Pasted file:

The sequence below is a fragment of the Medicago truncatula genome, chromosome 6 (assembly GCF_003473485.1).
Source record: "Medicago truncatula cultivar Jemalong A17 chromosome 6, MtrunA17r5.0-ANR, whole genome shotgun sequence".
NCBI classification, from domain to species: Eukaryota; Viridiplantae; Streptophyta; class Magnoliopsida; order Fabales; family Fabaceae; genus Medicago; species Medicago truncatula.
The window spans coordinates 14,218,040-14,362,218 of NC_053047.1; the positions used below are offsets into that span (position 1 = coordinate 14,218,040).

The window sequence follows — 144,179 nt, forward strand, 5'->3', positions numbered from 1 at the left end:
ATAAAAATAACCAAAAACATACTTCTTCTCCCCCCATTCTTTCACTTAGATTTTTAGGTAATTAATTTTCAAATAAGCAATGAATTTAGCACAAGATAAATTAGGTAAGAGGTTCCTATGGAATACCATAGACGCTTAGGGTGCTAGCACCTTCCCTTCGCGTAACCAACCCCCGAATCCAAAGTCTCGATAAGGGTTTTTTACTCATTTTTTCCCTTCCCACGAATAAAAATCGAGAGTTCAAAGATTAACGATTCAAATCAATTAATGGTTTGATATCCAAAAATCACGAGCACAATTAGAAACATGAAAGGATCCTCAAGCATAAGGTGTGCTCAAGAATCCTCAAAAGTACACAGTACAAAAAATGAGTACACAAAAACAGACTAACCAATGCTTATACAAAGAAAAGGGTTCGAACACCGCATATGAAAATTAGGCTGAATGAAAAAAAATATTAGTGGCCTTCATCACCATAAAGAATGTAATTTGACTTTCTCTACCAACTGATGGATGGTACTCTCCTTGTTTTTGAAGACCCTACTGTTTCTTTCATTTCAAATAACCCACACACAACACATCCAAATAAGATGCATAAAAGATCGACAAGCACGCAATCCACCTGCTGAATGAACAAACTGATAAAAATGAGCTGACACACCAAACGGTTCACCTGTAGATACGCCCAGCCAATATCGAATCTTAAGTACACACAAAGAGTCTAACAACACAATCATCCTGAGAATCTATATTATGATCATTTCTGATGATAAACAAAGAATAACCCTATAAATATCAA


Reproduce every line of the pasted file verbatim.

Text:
The sequence below is a fragment of the Medicago truncatula genome, chromosome 6 (assembly GCF_003473485.1).
Source record: "Medicago truncatula cultivar Jemalong A17 chromosome 6, MtrunA17r5.0-ANR, whole genome shotgun sequence".
NCBI classification, from domain to species: Eukaryota; Viridiplantae; Streptophyta; class Magnoliopsida; order Fabales; family Fabaceae; genus Medicago; species Medicago truncatula.
The window spans coordinates 14,218,040-14,362,218 of NC_053047.1; the positions used below are offsets into that span (position 1 = coordinate 14,218,040).

The window sequence follows — 144,179 nt, forward strand, 5'->3', positions numbered from 1 at the left end:
ATAAAAATAACCAAAAACATACTTCTTCTCCCCCCATTCTTTCACTTAGATTTTTAGGTAATTAATTTTCAAATAAGCAATGAATTTAGCACAAGATAAATTAGGTAAGAGGTTCCTATGGAATACCATAGACGCTTAGGGTGCTAGCACCTTCCCTTCGCGTAACCAACCCCCGAATCCAAAGTCTCGATAAGGGTTTTTTACTCATTTTTTCCCTTCCCACGAATAAAAATCGAGAGTTCAAAGATTAACGATTCAAATCAATTAATGGTTTGATATCCAAAAATCACGAGCACAATTAGAAACATGAAAGGATCCTCAAGCATAAGGTGTGCTCAAGAATCCTCAAAAGTACACAGTACAAAAAATGAGTACACAAAAACAGACTAACCAATGCTTATACAAAGAAAAGGGTTCGAACACCGCATATGAAAATTAGGCTGAATGAAAAAAAATATTAGTGGCCTTCATCACCATAAAGAATGTAATTTGACTTTCTCTACCAACTGATGGATGGTACTCTCCTTGTTTTTGAAGACCCTACTGTTTCTTTCATTTCAAATAACCCACACACAACACATCCAAATAAGATGCATAAAAGATCGACAAGCACGCAATCCACCTGCTGAATGAACAAACTGATAAAAATGAGCTGACACACCAAACGGTTCACCTGTAGATACGCCCAGCCAATATCGAATCTTAAGTACACACAAAGAGTCTAACAACACAATCATCCTGAGAATCTATATTATGATCATTTCTGATGATAAACAAAGAATAACCCTATAAATATCAA